The Power of the Pen: How Writing By Hand Can Generate New Ideas

Look at that.  I actually have an SEO conscious post title for once.  What a concept.

I live on computers.  Seriously.  From the time I sit down with my breakfast at 7:30 in the morning, all through the workday, and usually large chunks of the evening until I hit the hay at 10, I am at a computer (minus cooking time, commuting, and exercise).  I type like a demon and my handwriting blows, so most of what I do writing wise, at every stage, is done on a computer.  Grad school ruined whatever penmanship I had, so I very rarely write stuff down by hand.  I’ve got a writing journal where I record a lot of my thoughts and stuff about my writing journey, but that’s it.

This past week, I decided to unplug some and go old school, settling in with a brand new spiral notebook and a new set of Frixion pens to hammer out details of my plot for Red. It’s been a refreshing way to brainstorm.  Instead of necessarily focusing on answering the questions just right, I’ve done a lot of freewriting spew as things occur to me.  A lot of it is stream of consciousness, talking to myself (as Pot is not always at my beck and call), and the surprising thing is that I’ve generated a lot of great ideas.  I generated a lot of crappy ideas in there too, but still.  It’s got my brain flowing, considering, thinking about this plot.  I think we’re on the 4th incarnation of my outline for Red, and we’re nearly there, to the point where I’m ready to start sketching scenes.

Last night Pot hadn’t yet had a chance to look at that latest incarnation, so I decided to work on my plot problems with Devil’s Eye during my evening sprints with Claire.  I already told y’all that I’d concluded my villain was the problem in this story.  He’s flat.  He wants power but I don’t know why and it just wasn’t working for me.  I didn’t have a great deal of motivation as I sat down to work on it, so instead of opening any of my existing notes or blueprints, I just snagged a legal pad and one of  my new pens (purple, in case you wanted to know) and started scribbling.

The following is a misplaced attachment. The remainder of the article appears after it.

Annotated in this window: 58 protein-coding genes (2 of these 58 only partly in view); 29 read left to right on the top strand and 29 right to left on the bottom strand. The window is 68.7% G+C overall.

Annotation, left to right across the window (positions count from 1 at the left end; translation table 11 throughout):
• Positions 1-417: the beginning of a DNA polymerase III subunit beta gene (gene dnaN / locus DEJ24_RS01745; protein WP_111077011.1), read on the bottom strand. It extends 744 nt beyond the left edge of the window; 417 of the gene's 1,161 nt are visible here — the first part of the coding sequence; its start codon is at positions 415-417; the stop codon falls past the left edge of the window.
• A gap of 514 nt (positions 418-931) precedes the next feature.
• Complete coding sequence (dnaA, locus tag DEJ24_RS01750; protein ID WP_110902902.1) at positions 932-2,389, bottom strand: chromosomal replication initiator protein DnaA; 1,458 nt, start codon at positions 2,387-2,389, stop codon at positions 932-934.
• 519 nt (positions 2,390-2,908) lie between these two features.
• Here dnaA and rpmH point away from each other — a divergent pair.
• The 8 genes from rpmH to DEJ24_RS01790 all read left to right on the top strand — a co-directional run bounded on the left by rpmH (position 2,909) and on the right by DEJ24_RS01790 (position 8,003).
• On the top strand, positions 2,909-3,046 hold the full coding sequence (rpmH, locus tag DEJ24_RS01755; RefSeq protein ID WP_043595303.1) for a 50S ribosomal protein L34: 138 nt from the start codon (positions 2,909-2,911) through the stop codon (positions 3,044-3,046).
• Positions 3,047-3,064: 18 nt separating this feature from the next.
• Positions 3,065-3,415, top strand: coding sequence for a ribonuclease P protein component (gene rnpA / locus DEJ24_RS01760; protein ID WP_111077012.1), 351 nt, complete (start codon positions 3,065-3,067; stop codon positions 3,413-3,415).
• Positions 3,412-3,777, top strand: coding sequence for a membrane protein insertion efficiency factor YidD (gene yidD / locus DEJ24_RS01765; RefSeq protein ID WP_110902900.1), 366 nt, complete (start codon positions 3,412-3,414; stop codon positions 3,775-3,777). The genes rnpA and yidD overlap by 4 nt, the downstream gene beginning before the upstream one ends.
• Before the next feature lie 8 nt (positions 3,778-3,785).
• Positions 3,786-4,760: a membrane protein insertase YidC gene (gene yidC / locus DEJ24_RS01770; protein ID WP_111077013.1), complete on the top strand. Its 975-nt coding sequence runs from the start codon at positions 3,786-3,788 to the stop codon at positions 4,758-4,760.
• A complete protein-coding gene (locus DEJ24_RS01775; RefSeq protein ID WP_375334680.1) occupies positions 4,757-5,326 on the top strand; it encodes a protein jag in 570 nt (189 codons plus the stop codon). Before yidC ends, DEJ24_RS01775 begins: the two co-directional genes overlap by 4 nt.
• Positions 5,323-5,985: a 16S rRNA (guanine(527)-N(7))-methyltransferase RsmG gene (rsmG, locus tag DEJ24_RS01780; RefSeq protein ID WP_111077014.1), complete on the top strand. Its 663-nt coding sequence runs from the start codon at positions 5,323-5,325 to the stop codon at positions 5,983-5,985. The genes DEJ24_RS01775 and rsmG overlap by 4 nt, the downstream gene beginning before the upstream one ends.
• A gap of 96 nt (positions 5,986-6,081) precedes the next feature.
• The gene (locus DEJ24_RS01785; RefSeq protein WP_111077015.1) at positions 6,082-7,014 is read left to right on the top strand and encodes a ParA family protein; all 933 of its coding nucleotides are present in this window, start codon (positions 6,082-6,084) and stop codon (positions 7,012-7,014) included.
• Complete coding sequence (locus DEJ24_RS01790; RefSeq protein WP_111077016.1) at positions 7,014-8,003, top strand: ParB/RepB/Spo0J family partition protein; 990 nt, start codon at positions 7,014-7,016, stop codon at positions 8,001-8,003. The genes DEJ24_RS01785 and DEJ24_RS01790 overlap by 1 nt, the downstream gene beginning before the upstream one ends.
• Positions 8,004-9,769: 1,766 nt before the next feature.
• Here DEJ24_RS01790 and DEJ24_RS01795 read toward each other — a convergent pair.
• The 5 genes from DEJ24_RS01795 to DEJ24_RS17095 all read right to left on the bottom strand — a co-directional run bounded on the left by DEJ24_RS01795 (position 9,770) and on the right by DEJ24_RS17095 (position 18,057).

And a funny thing happened in between my circling around the problem and repeated myself, going over and over what he could want from my heroine.  I figured out some alternatives to him wanting to steal her power.  Alternatives that require actual action rather than just investigation and minion fighting to get from the first plot point to the resolution.  I haven’t made up my mind if I’m going to go with either of these alternatives yet, but they certainly seem to fit better than what I have.  So I’m going to keep chewing on it.

Are you stuck on a computer all the time?  Are you stuck in your WIP?  Take a break, step away, and grab a pad and pen and start writing.  Notes, observations, questions, whatever.  I’m particularly fond of playing “What if?” and following these scenarios through in a logical manner.  However you work, breaking out of the norm and doing things differently is likely to have a positive result and just might jar you out of your stuck.

9 thoughts on “The Power of the Pen: How Writing By Hand Can Generate New Ideas

  1. I’ve never really thought of this. My hand hurts really bad when I write too much, and I absolutely love computers. But maybe doing something a little differently for just a little while might get the creative juices flowing.

    1. Yeah, right there with you. My hand cramps up when I write for long (thank you notes after our wedding nearly killed me!), but this has been a really good outlet for me lately.

  2. Great post. I usually mix it up – sometimes by hand, other times on the computer, but when I’m outlining, I always use pen and paper. I find I can generate better ideas when I can’t just push the delete button or easily surf the web. It creates a more intimate experience and this intimacy allows me the freedom to play. Plus, adding lots of fun arrows and circles around things makes it seem much more interesting 🙂

  3. I can’t write by hand anymore. Arthritis. But when I need a break from the pc I will print out a few pages and sit back in the hammock with a red pen, scribbling the odd note here or there.

    Sometimes seeing the draft in a new environment helps a lot.

  4. I second, third, fourth, whatever this! I never have half as many ideas or flowing scenes as when I’m writing with my favourite pen (Pilot G-Tec C4) and a notebook (paper doesn’t matter so much; I’ll write on anything from cocktail napkins to the back of my hand to bus transfers to…).
    Just can’t seem to draft on a computer for some reason. And it helps, cos when I go back to type all those handwritten scenes and ideas and notes, I get a round of editing thrown in!

  5. I have had ill luck with the freehand this year. I do keep a small notebook in my bag and and sometimes scribble notes when I’m inspired on the go, but I have that problem concentrating and remembering things that often while I’m writing out the first part of the idea, the second part evaporates before I can get to it. Need to learn some kind of method of just jotting down keywords first so I can remember what I sat down to write.

    I’m not always at your beck and call. Well, that just seems wrong. I will try to be better.

  6. Yup. *nods* I hardly ever do the pen/paper thing, but when I need to brainstorm something or start an outline/synopsis, that’s absolutely my favorite way to do it. Weird how things get all shaken loose just by using a pen for once. 🙂

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